Additional Yellowstone Road Information

In addition to road closures caused by flood damage, Yellowstone will have routine road improvement projects and maintenance, and park roads can close at any time due to inclement weather or dangerous driving conditions. Stay informed about up-to-date road conditions in Yellowstone:

  • Visit Park Roads
  • Receive Yellowstone road alerts on your mobile phone by texting “82190” to 888-777 (an automatic text reply will confirm receipt and provide instructions).
  • Call (307) 344-2117 for a recorded message.
  • Visitors who have trips planned should continue to check the Yellowstone website, local chambers of commerce, and social media for updates to get the most up-to-date information.

Community Updates

For the latest information about what’s happening in each of our communities, please visit:

A Note To Visitors

As many of our communities are already hosting or are now ready to welcome visitors, we encourage you to bring your patience and be sure to “know before you go.” Right now that means:

  • Heed road closures, recreation alerts, signs, and weather safety warnings
  • Make sure to check websites and social media pages for businesses and events, and call before you go
  • Be flexible, and be prepared for plans to change
  • Be aware of cancellation policies for activities and lodging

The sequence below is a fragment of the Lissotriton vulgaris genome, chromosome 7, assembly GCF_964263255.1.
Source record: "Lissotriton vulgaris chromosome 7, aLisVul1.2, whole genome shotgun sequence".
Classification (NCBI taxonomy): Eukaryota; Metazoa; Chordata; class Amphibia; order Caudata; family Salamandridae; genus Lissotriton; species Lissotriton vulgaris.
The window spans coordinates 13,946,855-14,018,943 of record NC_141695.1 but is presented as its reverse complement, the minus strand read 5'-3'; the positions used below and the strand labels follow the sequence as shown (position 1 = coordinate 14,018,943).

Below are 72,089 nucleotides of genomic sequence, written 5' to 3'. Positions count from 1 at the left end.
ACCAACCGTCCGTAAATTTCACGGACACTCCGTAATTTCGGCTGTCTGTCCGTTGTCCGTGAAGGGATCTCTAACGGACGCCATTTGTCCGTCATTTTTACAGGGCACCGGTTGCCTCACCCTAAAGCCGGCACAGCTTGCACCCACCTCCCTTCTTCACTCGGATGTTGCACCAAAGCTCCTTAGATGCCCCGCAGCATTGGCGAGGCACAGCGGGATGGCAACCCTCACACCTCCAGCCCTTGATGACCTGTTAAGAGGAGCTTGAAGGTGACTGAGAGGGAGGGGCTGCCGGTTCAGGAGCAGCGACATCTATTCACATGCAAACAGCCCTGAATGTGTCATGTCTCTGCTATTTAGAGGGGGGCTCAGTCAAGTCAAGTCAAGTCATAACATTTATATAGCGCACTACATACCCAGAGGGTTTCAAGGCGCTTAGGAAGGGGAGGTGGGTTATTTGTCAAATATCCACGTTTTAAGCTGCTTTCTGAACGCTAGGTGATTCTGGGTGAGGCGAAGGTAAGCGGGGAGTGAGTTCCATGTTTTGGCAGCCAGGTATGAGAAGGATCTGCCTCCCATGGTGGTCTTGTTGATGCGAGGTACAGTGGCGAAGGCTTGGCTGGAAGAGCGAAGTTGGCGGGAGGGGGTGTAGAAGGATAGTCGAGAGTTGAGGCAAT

• Consider trip insurance
  • Make the best of the situation! It may not be the vacation you planned, but it will be unique and memorable
  • Be kind to workers and locals. Many have lost more than just a vacation

To speak with someone over the phone, please call the Call Center: 800.736.5276.

Travel Resources

  • Call 511 for continual updates about weather-related road conditions, road work, commercial vehicle restrictions, road closures, chain requirements and other travel information via the phone or Internet.
  • Road conditions: LINK
  • Flood Resources: LINK
  • Yellowstone National Park: LINK
  • Stillwater County: LINK
  • Carbon County: LINK
  • Park County: LINK
  • Gallatin County: LINK

RECREATION ALERTS AND RESTRICTIONS:

  • Custer Gallatin National Forest: LINK
  • Beartooth Ranger District: (406) 446-2103
  • Bozeman Ranger District: (406) 587-6701
  • Gardiner Ranger District: (406) 848-7375
  • Hebgen Lake Ranger District: (406) 823-6961
  • Yellowstone (Livingston) Ranger District: (406) 222-1892
  • Montana Fish, Wildlife and Parks: LINK
  • Bureau of Land Management Montana/Dakotas: LINK
  • Montana Department of Transportation: LINK
  • Federal reservation system for recreation sites in the U.S., including camping, lodging, tours, permits and passes: LINK

To sign up for text alerts for the following areas, please consider the following resources:

  • Yellowstone National Park: LINK or Text “82190” to 888-7777 (an automatic text reply will confirm receipt and provide instructions).
  • Carbon County: LINK
  • Stillwater County: LINK
  • Park County: LINK

FOLLOW LOCAL NEWS FOR ADDITIONAL UPDATES: